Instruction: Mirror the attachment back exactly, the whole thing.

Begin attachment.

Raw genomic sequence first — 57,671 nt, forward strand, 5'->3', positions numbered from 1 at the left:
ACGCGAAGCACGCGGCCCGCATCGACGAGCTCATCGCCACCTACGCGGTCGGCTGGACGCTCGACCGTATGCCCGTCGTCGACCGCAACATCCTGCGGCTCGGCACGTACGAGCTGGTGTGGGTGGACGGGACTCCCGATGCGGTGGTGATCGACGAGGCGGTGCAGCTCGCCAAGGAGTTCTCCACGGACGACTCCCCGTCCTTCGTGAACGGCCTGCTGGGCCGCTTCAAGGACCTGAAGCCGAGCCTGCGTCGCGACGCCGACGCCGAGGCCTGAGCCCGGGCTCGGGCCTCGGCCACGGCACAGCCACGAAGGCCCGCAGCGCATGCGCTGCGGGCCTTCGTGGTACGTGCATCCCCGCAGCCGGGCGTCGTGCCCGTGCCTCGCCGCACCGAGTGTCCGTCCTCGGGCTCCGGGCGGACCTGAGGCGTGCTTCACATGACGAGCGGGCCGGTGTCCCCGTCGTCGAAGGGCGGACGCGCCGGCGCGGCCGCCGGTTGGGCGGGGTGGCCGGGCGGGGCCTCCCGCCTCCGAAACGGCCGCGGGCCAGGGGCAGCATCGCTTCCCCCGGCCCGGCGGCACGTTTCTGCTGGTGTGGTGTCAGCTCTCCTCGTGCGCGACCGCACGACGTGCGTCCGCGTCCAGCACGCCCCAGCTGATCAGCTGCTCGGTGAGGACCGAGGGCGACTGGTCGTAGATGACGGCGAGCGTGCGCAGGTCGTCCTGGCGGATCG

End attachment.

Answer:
Raw genomic sequence first — 57,671 nt, forward strand, 5'->3', positions numbered from 1 at the left:
ACGCGAAGCACGCGGCCCGCATCGACGAGCTCATCGCCACCTACGCGGTCGGCTGGACGCTCGACCGTATGCCCGTCGTCGACCGCAACATCCTGCGGCTCGGCACGTACGAGCTGGTGTGGGTGGACGGGACTCCCGATGCGGTGGTGATCGACGAGGCGGTGCAGCTCGCCAAGGAGTTCTCCACGGACGACTCCCCGTCCTTCGTGAACGGCCTGCTGGGCCGCTTCAAGGACCTGAAGCCGAGCCTGCGTCGCGACGCCGACGCCGAGGCCTGAGCCCGGGCTCGGGCCTCGGCCACGGCACAGCCACGAAGGCCCGCAGCGCATGCGCTGCGGGCCTTCGTGGTACGTGCATCCCCGCAGCCGGGCGTCGTGCCCGTGCCTCGCCGCACCGAGTGTCCGTCCTCGGGCTCCGGGCGGACCTGAGGCGTGCTTCACATGACGAGCGGGCCGGTGTCCCCGTCGTCGAAGGGCGGACGCGCCGGCGCGGCCGCCGGTTGGGCGGGGTGGCCGGGCGGGGCCTCCCGCCTCCGAAACGGCCGCGGGCCAGGGGCAGCATCGCTTCCCCCGGCCCGGCGGCACGTTTCTGCTGGTGTGGTGTCAGCTCTCCTCGTGCGCGACCGCACGACGTGCGTCCGCGTCCAGCACGCCCCAGCTGATCAGCTGCTCGGTGAGGACCGAGGGCGACTGGTCGTAGATGACGGCGAGCGTGCGCAGGTCGTCCTGGCGGATCG